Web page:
Mary Shindell Studio Visit: March 28, 2014
I haven’t been to Mary’s studio in a while, so I arrange for a visit. Mary has two spaces, her home space and her shared warehouse space. She has been drawing, so this takes place in her home studio where things are clean and climate controlled. Before I greet Mary, I first need to greet Zsa Zsa, who has a very big grin on her face.
In Mary’s studio I check out some of the things she keeps on hand. Like myself, Mary is a big studio nester. It functions as a cocoon of creativity, and the work space is littered with objects, past works, sketches, images, and art supplies.
Many things are familiar, but there is always evidence of fresh activity. Today I see that some of the furniture is moved and there is a large in-progress drawing filling her drawing table.
I recognize that this is one of her satellite drawings, the title referring to the straight down perspective. But this drawing literally makes use of satellite imagery of the Estrella Mountains. Chosen because they are local, but also for how great they look from above. This imagery is being combined with hand mapped moon drawings that pre-date satellites and are available for public use. The drawing becomes an unconventional landscape where the land and the moon are collapsed into each other.
One of the first things I notice is that Mary is using symmetry in this drawing. This is a great reminder of how far back our relationship goes. I was fortunate to see Mary’s impressive 1978 MFA show at Arizona State University, where a number of the drawings were symmetrical. Here is a drawing from that general body of work.
The symmetry she is using now is for the purpose of segmenting the drawing in modular units. This could have been done in the computer, where a section could be drawn and then easily flipped or rotated to create matching modular parts. But Mary does not want the sections to be so exact; she is looking for the subtle energy that will be created by the slight variation that hand drawing creates. Where this drawing will end up is still open-ended. After the hand drawing is completed, it will be scanned and worked in the computer. Where it will undergo steps with the idea of continuation. Where maybe there won’t be an exact end, just pauses. This is an influence of working on the computer where visual information in the layers of past pieces is easily used to start new pieces. Here the process will stay contained within one piece.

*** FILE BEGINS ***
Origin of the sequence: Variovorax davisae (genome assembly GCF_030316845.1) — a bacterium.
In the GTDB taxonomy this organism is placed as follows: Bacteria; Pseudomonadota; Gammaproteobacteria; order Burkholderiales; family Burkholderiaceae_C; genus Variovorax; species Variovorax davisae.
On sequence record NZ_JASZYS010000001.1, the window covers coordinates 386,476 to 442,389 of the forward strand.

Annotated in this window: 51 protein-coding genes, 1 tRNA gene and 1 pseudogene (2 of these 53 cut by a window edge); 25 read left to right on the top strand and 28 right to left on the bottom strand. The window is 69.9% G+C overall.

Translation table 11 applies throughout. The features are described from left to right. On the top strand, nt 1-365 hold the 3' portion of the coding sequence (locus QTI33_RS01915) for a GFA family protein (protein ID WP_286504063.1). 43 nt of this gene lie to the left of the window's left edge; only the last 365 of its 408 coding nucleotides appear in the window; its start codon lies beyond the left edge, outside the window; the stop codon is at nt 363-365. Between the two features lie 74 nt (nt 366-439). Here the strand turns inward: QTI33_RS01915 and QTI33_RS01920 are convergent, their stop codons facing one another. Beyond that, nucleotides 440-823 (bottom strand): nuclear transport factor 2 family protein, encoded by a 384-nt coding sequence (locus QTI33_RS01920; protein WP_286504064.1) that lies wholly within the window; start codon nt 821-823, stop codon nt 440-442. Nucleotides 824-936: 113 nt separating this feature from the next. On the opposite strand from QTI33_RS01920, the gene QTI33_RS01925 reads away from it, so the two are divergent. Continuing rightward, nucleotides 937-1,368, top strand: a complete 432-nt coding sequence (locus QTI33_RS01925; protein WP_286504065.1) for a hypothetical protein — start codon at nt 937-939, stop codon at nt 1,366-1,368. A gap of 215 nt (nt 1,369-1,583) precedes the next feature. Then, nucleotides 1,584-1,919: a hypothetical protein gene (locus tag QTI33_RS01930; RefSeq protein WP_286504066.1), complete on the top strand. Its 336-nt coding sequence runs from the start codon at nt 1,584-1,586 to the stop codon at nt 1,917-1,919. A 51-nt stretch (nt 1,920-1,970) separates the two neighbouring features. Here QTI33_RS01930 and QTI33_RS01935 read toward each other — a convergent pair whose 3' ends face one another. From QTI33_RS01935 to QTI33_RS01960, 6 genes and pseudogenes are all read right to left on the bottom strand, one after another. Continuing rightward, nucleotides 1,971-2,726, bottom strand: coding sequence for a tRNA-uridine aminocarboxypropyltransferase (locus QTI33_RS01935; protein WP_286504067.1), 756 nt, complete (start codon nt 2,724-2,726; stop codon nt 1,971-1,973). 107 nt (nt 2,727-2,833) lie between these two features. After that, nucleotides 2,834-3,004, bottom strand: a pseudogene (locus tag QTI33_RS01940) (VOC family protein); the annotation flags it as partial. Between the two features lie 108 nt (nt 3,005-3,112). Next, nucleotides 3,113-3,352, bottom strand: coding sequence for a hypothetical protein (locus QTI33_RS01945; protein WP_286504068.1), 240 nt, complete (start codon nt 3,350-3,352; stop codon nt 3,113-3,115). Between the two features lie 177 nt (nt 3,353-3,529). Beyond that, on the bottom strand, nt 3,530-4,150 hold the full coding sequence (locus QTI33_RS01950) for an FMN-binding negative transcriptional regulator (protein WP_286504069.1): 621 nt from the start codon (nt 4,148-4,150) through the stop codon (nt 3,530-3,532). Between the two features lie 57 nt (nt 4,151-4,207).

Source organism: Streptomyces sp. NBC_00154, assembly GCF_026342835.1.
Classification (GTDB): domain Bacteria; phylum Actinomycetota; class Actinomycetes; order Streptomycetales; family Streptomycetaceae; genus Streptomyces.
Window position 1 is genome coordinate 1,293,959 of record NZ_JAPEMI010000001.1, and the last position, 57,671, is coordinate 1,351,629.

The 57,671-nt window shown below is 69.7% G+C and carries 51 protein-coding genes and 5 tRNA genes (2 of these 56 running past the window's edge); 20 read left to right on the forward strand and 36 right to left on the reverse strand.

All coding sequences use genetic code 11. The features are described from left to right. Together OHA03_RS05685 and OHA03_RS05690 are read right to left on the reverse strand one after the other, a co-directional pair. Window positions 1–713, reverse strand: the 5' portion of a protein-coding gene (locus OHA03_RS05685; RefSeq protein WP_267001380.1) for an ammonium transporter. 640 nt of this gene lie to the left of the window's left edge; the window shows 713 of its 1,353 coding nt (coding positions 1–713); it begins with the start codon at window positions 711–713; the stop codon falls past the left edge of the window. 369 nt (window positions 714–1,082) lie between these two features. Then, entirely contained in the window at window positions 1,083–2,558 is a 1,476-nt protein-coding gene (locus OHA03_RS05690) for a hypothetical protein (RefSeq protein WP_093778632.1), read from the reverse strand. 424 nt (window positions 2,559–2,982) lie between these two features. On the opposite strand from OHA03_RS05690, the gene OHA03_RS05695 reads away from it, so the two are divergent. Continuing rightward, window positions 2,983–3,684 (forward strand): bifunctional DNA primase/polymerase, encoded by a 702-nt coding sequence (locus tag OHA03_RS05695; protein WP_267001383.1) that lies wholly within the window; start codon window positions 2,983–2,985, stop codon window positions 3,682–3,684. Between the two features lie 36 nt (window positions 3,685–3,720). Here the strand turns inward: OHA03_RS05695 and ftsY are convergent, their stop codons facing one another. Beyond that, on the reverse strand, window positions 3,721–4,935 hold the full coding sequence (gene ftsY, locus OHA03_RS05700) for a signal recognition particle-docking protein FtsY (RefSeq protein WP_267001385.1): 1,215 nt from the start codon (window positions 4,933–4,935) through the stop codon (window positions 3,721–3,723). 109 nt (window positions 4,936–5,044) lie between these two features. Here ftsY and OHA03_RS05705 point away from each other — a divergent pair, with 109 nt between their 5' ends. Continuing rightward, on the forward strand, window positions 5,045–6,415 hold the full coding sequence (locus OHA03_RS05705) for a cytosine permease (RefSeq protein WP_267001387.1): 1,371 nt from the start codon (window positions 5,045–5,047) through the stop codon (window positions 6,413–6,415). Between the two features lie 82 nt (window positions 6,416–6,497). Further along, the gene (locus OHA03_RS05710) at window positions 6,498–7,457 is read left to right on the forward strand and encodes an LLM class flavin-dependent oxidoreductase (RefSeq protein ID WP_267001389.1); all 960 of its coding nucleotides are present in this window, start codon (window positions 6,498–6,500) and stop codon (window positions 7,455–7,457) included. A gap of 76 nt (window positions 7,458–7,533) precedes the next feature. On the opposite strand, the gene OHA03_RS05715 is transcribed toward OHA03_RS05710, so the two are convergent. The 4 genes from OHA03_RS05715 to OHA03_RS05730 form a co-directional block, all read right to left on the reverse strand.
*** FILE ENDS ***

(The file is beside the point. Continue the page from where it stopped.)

But Mary is playing with one more element of variation in this work. Along with the natural variation of hand drawing she is introducing the hand of another artist. Mary is drawing one side, and her studio assistant, Pere, is drawing the other. In their close working relationship, they are playing off each other as they make subtle decisions as to what to emphasize and how to draw from the sources. In some areas Mary has taken the lead, but in other areas Pere has worked ahead and Mary responds accordingly. The differences in their two hands isn’t immediately obvious, but does add a subtle discordancy to a drawing that a viewer would assume was drawn by one person. As the first phase of what will become a multistep digital drawing, this is just a path to something else. It will be an artwork that plays with the differences between pencil drawing and digital drawing. Mary doesn’t know exactly where this is taking her, but does know that it will become her January show at Five15 Arts Gallery, Phoenix. Opening reception will be January 2nd, 2015.